Robotics And Pittsburgh, What Other Regions Can Learn
I’ll start this article by admitting to a bias. When I think of software, especially artificial intelligence (AI), I tend to think of Silicon Valley and then, if I must, of Boston. I know that it exists elsewhere, but it rarely comes to mind. There’s a great school for computing (and I’m sure other things) I know of, but I rarely consider where it is. The school is Carnegie Mellon University (CMU) and the city is Pittsburgh. One critical focus of CMU’s research is robotics. I’m not usually focused on theory, so let’s take a look at what’s happening in the Pittsburgh area in implementing robotic solutions in the real world, not only at CMU.
Let’s start with how CMU became such a center for robotics. While the concept of robots goes back thousands of years, the modern incarnation of manufacturing robots arrived in the 1950s. They were simple and repetitive, but researchers were always looking for more capabilities and, yes, intelligence. Universities began researching them and by the late 70s were getting serious. Carnegie Mellon created their Robotics Institute in 1979.
A quick tangent. For decades I’ve said that AI is whatever we still don’t know. As soon as an area of AI becomes well understood, it becomes its own area – and AI remains what’s left. Vision and conversational systems are two examples. Robotics, on the other hand, is a blend of mechanical engineering and AI. The first systems were mechanical and electrical. There was no intelligence. As stated above, very rapidly, the want for more intelligence for robotics blended the two arenas. It’s a very interdisciplinary arena. Now back to our regularly scheduled column.
As happens near most research universities, there was a clear migration from theory to practice. A long history of academics, their students, and even, in the case of computing, IT departments starting businesses. Today, Pittsburgh is home to at least one hundred companies working to create solutions around robotics and AI.
One thing the region has learned over the last decade. “Any city, county or region looking to expand and diversify its technology workforce,” began Joel Reed, Executive Director, Pittsburgh Robotics Network.
“Must look at its existing strengths and expand on them. The Pittsburgh region was able to grow robotics much faster, because of CMU, early companies, and a supportive ecosystem.” Another point he made was the need for strong communications between all three sectors, academic, business and government. If they’re not leveraging each other’s strengths, they will slow progress.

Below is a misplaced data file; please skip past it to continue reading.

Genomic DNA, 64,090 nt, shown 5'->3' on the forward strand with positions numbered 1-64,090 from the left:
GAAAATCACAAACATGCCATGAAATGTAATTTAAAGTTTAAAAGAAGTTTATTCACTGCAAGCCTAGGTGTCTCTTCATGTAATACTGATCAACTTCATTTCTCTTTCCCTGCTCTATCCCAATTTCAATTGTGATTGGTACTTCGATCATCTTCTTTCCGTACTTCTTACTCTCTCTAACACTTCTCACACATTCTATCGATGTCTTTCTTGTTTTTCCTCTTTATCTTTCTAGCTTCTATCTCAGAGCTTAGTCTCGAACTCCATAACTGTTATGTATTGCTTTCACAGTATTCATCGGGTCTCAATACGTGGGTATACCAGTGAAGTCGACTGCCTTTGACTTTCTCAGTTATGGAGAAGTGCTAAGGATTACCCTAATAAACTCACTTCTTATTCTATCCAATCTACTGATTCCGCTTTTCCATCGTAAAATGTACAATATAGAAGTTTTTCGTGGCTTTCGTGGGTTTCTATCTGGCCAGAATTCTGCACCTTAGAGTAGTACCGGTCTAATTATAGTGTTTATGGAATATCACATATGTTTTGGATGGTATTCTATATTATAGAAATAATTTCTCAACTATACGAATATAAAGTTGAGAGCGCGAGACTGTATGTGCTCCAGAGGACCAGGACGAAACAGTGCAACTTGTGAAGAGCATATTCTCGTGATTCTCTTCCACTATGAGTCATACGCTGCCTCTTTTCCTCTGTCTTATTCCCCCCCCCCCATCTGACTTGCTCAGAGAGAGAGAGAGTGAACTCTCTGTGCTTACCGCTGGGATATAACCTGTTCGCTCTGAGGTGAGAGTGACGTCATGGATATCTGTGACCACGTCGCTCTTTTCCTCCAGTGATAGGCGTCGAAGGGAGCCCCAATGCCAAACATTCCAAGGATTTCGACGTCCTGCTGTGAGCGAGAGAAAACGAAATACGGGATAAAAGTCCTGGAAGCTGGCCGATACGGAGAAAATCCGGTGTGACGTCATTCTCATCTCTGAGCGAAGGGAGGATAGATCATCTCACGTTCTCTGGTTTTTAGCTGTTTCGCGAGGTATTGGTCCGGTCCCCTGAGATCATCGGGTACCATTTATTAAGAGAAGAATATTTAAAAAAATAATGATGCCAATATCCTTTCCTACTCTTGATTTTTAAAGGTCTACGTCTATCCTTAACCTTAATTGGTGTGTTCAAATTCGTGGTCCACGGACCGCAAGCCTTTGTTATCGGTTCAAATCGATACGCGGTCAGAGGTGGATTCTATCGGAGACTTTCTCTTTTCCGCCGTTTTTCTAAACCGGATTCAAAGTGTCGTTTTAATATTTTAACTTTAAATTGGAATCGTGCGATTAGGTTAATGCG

One key is the need to point out that it wasn’t only a pure “academia to business” flow that many like to imagine. Governments are needed to enhance the technology transfer and to create an environment that enhances the growth of new companies and business sectors. The Ben Franklin Technology Partners is an economic development program run in partnership with the Pennsylvania Department of Community and Economic Development. Innovation Works is the partner program focused on southwestern Pennsylvania.
“The government can take some risks that private investors wouldn’t,” said Ven Raju, President & CEO, Innovation Works. “Analysis shows that every dollar invested in the network generates four dollars of taxable revenue.” The ability of public and private investors to work together is a critical component of robust industry development.
The pandemic has accelerated the awareness that high tech doesn’t have to live only in a few large cities. Personal mobility and improved communications means that companies can be headquartered in many places that have good infrastructure. What’s need to support that is that cities and regions must first identify their strengths. This may sound trite, but too many cities can be like too many investors, jumping at the latest “cool” thing and missing in the competitive struggle. Then they must focus on building a communications triangle combining academia, business and government.
The Pittsburgh story is a good case study. Robotics is strong there not because of magical thinking, but because of multiple pieces of the economy working in an integrated fashion to support the robotics sector.